With a little bit of paint and paper, dress up your empty walls by turning shoeboxes into decorative shelves. Perfect for lightweight items, get creative and display some of your favorite pieces such as small vases, found objects, trinkets or frames. Use different sized boxes and a variety of colorful paper to create your own one-of-a-kind display, customized for your home. Display a single shelf or cover up an entire wall. The possibilities are endless when you DIY. Plus, you now have an excuse to buy more shoes.
Follow the steps below to make your very own.
Materials: • Shoebox or Photo Box (pick one with thick walls. The thicker it is, the sturdier the shelf will be) • Spray Paint (for the base color of the box. I used gold) • Decorative Paper (for the inside wall of the box) • Scissors • Glue Stick • Screwdriver and 2 Screws
Steps: • Cut your decorative paper to the size of the back wall of the shoebox. We will be attaching it to the inside of the box so make sure it fits perfectly inside. Set aside. • Spray paint the inside and outside walls of the shoebox to cover up any logos it may have. • Once it is completely dry, attach the box to the wall with a screwdriver and nail. For extra sturdiness, screw another nail on the other side. Tip: Hanging the box vertically will be more sturdier and will be less likely to cause a dip on the ledge of the shelf if you display heavier objects. • Apply glue to the back side of your paper and attach it to the inside of the box. By attaching the paper once the box is already hanging on the wall, the screws will remain hidden. • Display your favorite (lightweight) decors and you’re set!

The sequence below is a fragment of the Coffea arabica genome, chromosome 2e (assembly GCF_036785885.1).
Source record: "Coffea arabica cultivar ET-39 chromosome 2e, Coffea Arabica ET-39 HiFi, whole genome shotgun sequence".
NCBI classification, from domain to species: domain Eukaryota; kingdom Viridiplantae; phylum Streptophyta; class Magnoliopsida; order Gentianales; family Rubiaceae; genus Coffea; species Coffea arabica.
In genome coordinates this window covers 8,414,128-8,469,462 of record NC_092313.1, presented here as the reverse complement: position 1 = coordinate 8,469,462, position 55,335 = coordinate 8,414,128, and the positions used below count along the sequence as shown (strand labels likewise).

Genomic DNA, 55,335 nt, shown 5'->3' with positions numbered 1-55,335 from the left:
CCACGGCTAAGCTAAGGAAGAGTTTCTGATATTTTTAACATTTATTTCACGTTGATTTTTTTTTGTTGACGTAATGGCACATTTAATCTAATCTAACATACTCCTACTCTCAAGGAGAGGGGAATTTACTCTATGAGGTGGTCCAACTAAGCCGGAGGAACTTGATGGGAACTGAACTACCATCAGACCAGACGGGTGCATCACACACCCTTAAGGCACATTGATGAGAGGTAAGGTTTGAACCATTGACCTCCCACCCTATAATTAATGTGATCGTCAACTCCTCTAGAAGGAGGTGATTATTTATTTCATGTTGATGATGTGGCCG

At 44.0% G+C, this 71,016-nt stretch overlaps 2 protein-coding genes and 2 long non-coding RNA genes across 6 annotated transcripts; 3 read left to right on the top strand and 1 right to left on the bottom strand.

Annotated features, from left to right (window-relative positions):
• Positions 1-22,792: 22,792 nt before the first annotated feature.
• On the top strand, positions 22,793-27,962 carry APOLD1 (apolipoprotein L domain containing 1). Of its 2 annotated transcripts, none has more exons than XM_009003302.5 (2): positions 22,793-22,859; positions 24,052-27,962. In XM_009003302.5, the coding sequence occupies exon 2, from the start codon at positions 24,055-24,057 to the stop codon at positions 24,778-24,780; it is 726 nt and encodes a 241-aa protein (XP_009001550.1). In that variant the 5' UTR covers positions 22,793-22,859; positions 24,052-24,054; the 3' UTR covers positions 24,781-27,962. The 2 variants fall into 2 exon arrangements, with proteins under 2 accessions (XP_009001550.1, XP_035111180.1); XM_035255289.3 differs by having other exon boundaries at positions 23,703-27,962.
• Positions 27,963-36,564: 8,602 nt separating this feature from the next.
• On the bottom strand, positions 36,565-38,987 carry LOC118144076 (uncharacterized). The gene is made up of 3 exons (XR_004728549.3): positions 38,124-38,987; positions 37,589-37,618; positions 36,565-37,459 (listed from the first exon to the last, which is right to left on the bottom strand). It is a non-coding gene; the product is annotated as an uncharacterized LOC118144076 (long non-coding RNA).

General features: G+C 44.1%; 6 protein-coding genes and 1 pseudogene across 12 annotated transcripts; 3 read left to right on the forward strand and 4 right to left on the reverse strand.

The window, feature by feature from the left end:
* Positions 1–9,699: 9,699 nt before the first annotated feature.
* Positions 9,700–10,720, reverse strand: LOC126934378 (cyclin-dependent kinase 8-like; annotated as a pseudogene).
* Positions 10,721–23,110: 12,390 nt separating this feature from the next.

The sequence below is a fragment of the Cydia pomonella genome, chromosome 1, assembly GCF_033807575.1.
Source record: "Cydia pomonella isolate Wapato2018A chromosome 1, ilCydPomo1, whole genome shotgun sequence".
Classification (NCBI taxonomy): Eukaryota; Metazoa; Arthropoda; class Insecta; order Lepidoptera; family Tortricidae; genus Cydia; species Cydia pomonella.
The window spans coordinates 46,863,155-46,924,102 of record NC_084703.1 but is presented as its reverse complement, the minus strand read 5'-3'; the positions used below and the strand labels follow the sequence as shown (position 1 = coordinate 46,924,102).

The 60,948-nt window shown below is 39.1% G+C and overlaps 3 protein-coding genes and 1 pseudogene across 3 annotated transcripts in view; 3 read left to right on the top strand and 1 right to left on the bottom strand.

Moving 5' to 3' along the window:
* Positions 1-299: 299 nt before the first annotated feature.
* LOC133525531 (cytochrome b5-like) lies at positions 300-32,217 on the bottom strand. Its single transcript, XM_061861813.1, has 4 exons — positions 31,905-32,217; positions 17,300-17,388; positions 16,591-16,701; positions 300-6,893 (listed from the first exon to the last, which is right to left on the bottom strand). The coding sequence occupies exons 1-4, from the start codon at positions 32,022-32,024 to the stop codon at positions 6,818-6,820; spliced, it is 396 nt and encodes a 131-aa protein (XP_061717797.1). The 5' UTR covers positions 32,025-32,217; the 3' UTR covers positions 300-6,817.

Ever wondered where the word “coconut” originated from?
A 15th century Spanish ghost-legend used to scare children featured “Coco,” a scary face resembling the hard coconut shell. Humans are always fascinated to see ourselves in Nature; so some of us decided to paint on coconut shells. Thus was born Mascaras de Coco, kept alive even today by Nahuatl artists of the Mezcala region in Mexico. At first, coconut shells are soaked in water, scraped with a knife, then coated with clay and decorated using acrylic paint.
Traditionally, the masks showed painted human faces, the jaguar and devil-faces. But as the local artists sensed the foreign tourists’ interest in their art, they began accepting suggestions. Thus, by incorporating admirers’ feedback, these coconut masks began having animal faces and even sun or moon faces. Along with being a means of livelihood, the masks are a link for the artists to their ancestors and culture.